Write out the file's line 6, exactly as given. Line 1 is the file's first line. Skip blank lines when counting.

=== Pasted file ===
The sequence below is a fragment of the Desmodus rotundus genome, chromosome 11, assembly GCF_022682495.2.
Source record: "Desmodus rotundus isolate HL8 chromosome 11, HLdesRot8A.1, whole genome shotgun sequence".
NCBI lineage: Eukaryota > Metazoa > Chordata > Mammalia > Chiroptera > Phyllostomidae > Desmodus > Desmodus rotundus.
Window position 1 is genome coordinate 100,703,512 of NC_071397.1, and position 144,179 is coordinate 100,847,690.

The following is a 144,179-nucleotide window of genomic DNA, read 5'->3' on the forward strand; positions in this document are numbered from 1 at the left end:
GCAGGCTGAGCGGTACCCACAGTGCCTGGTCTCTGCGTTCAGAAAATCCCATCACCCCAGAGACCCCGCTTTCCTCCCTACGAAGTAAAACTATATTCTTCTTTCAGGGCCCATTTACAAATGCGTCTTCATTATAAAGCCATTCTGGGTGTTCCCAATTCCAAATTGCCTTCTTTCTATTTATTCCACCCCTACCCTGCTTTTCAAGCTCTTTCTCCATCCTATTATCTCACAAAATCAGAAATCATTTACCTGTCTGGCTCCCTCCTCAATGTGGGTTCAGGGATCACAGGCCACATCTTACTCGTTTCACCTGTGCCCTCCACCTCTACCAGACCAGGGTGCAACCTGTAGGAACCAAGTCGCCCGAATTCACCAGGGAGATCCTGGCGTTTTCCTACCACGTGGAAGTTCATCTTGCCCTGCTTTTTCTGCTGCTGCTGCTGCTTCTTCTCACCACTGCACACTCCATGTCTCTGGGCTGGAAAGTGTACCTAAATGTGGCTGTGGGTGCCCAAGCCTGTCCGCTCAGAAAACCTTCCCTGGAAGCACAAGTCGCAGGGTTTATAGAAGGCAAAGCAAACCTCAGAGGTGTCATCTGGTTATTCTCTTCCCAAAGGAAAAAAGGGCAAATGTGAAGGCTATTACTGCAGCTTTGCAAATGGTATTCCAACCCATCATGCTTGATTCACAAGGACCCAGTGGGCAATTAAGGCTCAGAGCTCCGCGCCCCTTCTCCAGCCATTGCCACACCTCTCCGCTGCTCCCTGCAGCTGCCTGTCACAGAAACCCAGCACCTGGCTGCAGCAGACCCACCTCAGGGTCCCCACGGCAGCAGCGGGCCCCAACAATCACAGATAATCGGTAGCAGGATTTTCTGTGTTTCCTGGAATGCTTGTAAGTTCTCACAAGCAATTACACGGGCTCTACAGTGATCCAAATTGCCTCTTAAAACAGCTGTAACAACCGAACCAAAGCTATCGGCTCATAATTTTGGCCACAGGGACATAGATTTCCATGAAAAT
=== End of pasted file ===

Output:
GCAGGCTGAGCGGTACCCACAGTGCCTGGTCTCTGCGTTCAGAAAATCCCATCACCCCAGAGACCCCGCTTTCCTCCCTACGAAGTAAAACTATATTCTTCTTTCAGGGCCCATTTACAAATGCGTCTTCATTATAAAGCCATTCTGGGTGTTCCCAATTCCAAATTGCCTTCTTTCTATTTATTCCACCCCTACCCTGCTTTTCAAGCTCTTTCTCCATCCTATTATCTCACAAAATCAGAAATCATTTACCTGTCTGGCTCCCTCCTCAATGTGGGTTCAGGGATCACAGGCCACATCTTACTCGTTTCACCTGTGCCCTCCACCTCTACCAGACCAGGGTGCAACCTGTAGGAACCAAGTCGCCCGAATTCACCAGGGAGATCCTGGCGTTTTCCTACCACGTGGAAGTTCATCTTGCCCTGCTTTTTCTGCTGCTGCTGCTGCTTCTTCTCACCACTGCACACTCCATGTCTCTGGGCTGGAAAGTGTACCTAAATGTGGCTGTGGGTGCCCAAGCCTGTCCGCTCAGAAAACCTTCCCTGGAAGCACAAGTCGCAGGGTTTATAGAAGGCAAAGCAAACCTCAGAGGTGTCATCTGGTTATTCTCTTCCCAAAGGAAAAAAGGGCAAATGTGAAGGCTATTACTGCAGCTTTGCAAATGGTATTCCAACCCATCATGCTTGATTCACAAGGACCCAGTGGGCAATTAAGGCTCAGAGCTCCGCGCCCCTTCTCCAGCCATTGCCACACCTCTCCGCTGCTCCCTGCAGCTGCCTGTCACAGAAACCCAGCACCTGGCTGCAGCAGACCCACCTCAGGGTCCCCACGGCAGCAGCGGGCCCCAACAATCACAGATAATCGGTAGCAGGATTTTCTGTGTTTCCTGGAATGCTTGTAAGTTCTCACAAGCAATTACACGGGCTCTACAGTGATCCAAATTGCCTCTTAAAACAGCTGTAACAACCGAACCAAAGCTATCGGCTCATAATTTTGGCCACAGGGACATAGATTTCCATGAAAAT